Graduation Year


Document Type




Degree Name

Doctor of Philosophy (Ph.D.)

Degree Granting Department

Electrical Engineering

Major Professor

Ismail Uysal, Ph.D.

Committee Member

Nasir Ghani, Ph.D.

Committee Member

Mia Naeini, Ph.D.

Committee Member

Robert Karam, Ph.D.

Committee Member

Deniz Dayicioglu, Ph.D.


Data Augmentation, Healthcare, Spectrotemporal Representation, Subject-specific Learning, Unsupervised Feature Learning


A significant gap exists in our knowledge of how domain-specific feature extraction compares to unsupervised feature learning in the latent space of a deep neural network for a range of temporal applications including human activity recognition. This dissertation aims to address this gap specifically for human activity recognition using acceleration data. To ensure reproducibility, we use two publicly available datasets, UniMiB-SHAR and ExtraSensory, with a well-established history in the human activity recognition literature. We methodically analyze the performance of 64 different combinations of i) learning representations (in the form of raw temporal data or extracted features), ii) traditional and modern classifiers with different topologies on iii) both binary (fall detection) and multi-class (daily activities of living) datasets. We report and discuss our findings and conclude that while feature engineering may still be competitive for activity recognition task, trainable front-ends of modern deep learning algorithms can benefit from raw temporal data especially in large quantities. In fact, this study claims state-of-the-art where we significantly outperform the most recent literature on UniMiB-SHAR dataset in both activity recognition (88.41% vs. 98.02%) and fall detection (98.71% vs. 99.82%) using raw temporal input.

We further improve the generalization capability of deep learning networks by introducing a richer way to harness the spectral properties of biological time series in addition to temporal features. A Stanford research group proposed subject agnostic features as state-of-the-art when applied to a large dataset with many participants of different ages. In this dissertation, we demonstrate that implicit feature learning in the latent spaces of deep learning algorithms can be powerful alternatives to using finely tuned domain-specific features for human activity recognition. In fact, when using a spectrotemporal representation of the raw sensor data in the form of spectrograms, a standard convolutional neural network without any prior conditioning on the features, statistically significantly outperforms the prior state-of-the-art using subject agnostic features in all the different partitions of the dataset with a significant 29.8% reduction in the overall average error rate.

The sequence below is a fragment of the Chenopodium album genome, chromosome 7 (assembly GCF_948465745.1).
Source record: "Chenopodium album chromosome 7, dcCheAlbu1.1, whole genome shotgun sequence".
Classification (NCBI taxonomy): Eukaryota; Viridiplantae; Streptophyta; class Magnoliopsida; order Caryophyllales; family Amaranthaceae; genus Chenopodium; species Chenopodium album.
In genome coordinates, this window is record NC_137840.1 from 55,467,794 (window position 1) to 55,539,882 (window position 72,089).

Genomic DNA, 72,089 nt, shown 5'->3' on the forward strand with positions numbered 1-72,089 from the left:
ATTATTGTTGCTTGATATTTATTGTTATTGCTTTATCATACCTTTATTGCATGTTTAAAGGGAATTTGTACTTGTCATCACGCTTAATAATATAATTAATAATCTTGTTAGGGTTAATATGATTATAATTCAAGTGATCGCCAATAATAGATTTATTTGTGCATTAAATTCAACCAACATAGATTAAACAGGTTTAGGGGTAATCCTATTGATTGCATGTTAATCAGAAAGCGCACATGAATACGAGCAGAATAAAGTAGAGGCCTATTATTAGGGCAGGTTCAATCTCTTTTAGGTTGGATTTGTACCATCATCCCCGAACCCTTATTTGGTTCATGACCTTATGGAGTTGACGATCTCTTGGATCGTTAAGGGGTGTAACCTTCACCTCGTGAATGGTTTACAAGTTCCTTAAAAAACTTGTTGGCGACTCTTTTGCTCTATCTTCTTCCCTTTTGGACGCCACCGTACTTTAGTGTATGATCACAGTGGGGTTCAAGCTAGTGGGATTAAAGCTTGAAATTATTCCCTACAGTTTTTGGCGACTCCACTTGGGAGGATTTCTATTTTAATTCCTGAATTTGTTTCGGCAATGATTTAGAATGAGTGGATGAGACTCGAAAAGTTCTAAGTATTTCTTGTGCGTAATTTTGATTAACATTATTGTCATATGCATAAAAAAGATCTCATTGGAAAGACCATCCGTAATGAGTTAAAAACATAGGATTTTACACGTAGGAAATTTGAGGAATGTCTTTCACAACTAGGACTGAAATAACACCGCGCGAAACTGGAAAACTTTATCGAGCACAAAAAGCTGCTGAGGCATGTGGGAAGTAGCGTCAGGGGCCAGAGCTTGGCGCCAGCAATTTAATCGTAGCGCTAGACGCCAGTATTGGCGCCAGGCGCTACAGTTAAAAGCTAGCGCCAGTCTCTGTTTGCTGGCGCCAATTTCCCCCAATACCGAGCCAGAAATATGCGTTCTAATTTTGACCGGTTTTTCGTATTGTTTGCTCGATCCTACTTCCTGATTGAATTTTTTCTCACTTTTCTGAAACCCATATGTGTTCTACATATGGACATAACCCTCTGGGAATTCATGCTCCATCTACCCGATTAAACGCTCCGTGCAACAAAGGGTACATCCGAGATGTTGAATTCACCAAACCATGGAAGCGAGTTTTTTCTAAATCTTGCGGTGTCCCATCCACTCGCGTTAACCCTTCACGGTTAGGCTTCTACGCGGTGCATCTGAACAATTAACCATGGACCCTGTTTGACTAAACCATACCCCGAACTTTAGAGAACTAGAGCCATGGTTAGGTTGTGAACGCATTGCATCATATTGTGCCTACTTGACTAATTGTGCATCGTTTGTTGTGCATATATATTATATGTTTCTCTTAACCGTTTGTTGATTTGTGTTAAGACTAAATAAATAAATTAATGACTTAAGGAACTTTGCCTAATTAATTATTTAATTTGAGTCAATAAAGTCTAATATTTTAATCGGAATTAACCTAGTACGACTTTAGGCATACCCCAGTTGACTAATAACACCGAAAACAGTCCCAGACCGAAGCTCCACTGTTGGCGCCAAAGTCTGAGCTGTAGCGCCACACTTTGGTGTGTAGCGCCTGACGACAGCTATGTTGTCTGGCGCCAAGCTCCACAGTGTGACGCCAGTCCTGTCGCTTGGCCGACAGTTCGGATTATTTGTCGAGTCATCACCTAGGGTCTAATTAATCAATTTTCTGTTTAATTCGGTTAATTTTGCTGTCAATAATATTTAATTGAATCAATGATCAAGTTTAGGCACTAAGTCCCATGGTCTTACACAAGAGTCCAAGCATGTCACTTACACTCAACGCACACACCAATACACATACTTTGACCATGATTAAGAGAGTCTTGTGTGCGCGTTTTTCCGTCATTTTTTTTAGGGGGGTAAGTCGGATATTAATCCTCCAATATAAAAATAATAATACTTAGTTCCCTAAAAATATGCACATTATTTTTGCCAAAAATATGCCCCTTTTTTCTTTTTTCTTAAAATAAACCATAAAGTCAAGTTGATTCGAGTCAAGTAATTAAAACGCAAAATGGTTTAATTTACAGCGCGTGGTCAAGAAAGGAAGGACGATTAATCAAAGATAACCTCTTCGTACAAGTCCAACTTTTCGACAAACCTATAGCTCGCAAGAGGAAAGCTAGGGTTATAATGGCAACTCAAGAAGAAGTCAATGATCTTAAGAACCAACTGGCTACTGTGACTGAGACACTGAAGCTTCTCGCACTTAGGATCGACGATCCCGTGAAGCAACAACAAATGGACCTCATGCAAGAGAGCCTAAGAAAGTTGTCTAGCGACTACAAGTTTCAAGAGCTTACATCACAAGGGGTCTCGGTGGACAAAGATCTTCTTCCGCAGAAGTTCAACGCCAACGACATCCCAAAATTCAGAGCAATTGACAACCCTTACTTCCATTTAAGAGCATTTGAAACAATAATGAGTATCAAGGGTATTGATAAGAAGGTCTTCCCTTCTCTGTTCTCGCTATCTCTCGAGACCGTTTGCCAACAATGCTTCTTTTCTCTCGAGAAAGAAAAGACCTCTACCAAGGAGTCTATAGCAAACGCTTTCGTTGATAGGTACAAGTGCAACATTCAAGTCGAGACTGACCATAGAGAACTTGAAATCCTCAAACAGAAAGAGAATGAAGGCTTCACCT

Finally, we look at one of the most important practical challenges for human activity recognition where a commercial algorithm can achieve very low accuracies for some outlier subjects. In this context, we propose a method to exploit a source model to fine tune the parameters for each specific subject to enhance their classification performances. In the literature, most of the research follow the mean classification accuracy as a performance metric. However, some outlier users which provide low accuracies in classification can demote the overall performance of a motion recognition system when compared to the median accuracy reported on any given dataset. To find a solution to the problem, we study several approaches in determining the impact of outlier users on activity recognition task and propose a novel approach, sub-transfer learning which demonstrate that the principles of transfer learning can be applied within the same dataset when coupled with augmentation techniques. Our results show that on the most difficult users with the lowest subject specific accuracies, our performance gains can be as much as 15% when using only a few additional samples for re- tuning. Finally, we demonstrate that the performance improvements of the proposed model are statistically significantly better than the source or subject-specific models across a range of datasets with demographically diverse users and sensor locations.